Relationship Ambiance and Condom Use in Greek Young Adults’ Dating Relationships
Author(s)Panos S. Kordoutis
Philosophy. Psychology. Religion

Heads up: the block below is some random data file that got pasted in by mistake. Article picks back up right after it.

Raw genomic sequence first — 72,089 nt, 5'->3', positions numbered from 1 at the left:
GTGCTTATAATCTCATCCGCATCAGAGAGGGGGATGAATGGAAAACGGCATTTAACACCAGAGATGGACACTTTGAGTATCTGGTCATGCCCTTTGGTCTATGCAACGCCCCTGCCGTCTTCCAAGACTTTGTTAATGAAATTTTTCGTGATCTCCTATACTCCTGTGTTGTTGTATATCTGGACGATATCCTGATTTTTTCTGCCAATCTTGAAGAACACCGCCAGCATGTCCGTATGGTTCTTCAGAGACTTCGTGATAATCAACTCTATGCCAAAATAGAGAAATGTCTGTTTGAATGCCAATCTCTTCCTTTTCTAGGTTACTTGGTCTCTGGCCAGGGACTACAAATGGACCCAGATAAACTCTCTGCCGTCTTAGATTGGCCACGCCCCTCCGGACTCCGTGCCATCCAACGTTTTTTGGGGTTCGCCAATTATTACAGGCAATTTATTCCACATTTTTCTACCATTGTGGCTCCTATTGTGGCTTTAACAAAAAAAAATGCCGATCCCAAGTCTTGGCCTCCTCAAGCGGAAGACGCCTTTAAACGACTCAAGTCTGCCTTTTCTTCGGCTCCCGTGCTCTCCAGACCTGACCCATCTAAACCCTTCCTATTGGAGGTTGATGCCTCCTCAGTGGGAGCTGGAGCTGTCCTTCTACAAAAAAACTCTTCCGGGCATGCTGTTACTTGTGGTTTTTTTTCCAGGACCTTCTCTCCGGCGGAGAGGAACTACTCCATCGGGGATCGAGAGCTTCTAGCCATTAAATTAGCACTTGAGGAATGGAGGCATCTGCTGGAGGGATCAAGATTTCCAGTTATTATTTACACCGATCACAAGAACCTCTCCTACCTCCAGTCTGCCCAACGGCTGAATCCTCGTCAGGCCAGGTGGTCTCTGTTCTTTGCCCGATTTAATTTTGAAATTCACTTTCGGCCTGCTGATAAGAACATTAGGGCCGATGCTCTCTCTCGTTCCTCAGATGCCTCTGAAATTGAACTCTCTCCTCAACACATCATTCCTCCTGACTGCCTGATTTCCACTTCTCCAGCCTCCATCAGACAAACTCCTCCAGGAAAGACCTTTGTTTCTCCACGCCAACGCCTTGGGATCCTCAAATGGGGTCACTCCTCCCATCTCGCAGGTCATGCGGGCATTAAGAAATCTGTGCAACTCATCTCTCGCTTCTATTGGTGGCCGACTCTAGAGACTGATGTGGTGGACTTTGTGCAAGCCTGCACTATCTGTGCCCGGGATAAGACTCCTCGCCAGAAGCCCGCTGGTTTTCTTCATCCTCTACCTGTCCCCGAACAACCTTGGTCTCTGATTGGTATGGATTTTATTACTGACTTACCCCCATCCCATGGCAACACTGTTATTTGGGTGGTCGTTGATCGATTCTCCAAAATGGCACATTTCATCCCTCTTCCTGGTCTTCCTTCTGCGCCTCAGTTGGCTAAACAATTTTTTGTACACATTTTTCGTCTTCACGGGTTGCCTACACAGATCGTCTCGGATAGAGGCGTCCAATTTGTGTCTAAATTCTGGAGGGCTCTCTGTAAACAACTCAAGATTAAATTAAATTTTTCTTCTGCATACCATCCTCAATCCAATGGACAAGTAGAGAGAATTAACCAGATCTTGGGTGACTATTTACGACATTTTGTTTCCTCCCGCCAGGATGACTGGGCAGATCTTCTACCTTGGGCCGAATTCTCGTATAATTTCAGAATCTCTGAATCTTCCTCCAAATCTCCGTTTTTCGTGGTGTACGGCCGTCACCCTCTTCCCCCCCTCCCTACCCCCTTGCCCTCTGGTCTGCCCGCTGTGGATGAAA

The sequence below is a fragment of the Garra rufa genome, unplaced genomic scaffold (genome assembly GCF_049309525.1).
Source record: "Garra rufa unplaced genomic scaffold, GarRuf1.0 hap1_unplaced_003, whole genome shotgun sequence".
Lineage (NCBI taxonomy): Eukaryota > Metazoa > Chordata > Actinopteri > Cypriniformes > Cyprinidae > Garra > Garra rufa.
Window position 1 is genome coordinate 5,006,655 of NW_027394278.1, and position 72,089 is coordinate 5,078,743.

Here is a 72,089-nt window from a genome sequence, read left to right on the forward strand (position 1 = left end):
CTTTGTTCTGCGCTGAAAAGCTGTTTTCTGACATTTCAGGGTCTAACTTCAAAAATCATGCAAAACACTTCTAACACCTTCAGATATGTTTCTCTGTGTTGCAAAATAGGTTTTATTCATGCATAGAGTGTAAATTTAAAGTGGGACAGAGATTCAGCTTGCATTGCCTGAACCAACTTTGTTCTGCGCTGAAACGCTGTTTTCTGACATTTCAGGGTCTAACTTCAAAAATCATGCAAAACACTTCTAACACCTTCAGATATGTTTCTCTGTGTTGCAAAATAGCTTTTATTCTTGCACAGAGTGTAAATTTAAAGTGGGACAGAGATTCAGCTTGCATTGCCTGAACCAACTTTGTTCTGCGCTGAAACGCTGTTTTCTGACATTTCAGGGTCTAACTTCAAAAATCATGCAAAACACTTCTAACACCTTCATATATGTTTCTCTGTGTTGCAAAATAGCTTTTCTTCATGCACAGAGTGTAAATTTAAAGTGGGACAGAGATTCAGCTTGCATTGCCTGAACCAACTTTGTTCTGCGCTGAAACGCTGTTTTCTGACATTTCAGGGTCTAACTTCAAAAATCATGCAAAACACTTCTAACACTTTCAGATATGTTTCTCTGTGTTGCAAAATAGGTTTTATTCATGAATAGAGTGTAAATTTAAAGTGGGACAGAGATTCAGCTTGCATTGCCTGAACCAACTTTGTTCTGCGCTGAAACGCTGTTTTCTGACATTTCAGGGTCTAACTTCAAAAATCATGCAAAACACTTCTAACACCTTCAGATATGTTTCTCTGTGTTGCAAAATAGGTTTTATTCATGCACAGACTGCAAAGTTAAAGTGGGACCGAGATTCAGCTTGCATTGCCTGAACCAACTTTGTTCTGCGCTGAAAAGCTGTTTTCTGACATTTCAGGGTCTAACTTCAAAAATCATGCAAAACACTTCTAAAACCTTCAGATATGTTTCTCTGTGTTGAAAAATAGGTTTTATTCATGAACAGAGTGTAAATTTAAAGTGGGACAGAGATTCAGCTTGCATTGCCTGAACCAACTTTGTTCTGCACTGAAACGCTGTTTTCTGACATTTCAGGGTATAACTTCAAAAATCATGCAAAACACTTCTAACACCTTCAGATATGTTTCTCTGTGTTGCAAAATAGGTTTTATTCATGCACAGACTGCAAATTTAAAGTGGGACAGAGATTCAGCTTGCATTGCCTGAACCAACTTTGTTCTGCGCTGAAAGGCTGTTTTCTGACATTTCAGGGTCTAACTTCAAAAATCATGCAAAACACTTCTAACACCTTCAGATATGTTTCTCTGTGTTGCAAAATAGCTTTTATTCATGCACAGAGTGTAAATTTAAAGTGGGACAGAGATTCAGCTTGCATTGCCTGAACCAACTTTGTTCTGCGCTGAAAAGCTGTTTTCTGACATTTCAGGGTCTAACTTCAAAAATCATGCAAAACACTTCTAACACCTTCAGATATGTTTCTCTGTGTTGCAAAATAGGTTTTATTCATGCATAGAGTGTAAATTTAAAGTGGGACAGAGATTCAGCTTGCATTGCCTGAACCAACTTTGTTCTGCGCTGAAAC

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AbstractWe examined whether ambiance, a qualitative relationship characteristic, predicted condom use in Greek young adults’ dating relationships, along with other objective relationship characteristics, such as relationship duration and coital sex frequency. Ambiance definition was based on the fundamental companionate-passionate love distinction. Participants were 277 Greek university students, 18-25 years old, having an ongoing relationship; they provided their basic demographics and information on their relationship, such as duration and coital sex frequency. They also described their relationship, in terms of passionate and companionate ambiance, using the rating scales of an 11-item ambiance measure. Finally, they indicated whether they had used or not used a condom at first, last intercourse and consistently during the last month. We hypothesized that condoms would be used more frequently at first and last intercourse, and more consistently in relationships with predominantly companionate rather that passionate ambiance. Three logistic regression analyses revealed that ambiance predicted condom use and that condoms were used more frequently at last intercourse and more consistently in relationships of companionate rather than passionate ambiance. Further analyses indicated that ambiance qualified condom use effects of relationship duration and coital sex frequency. It is suggested that companionate ambiance focuses partners on the normative aspect of the relationship, increasing protective behavior, while passionate, on the sexual and intimate, undermining it.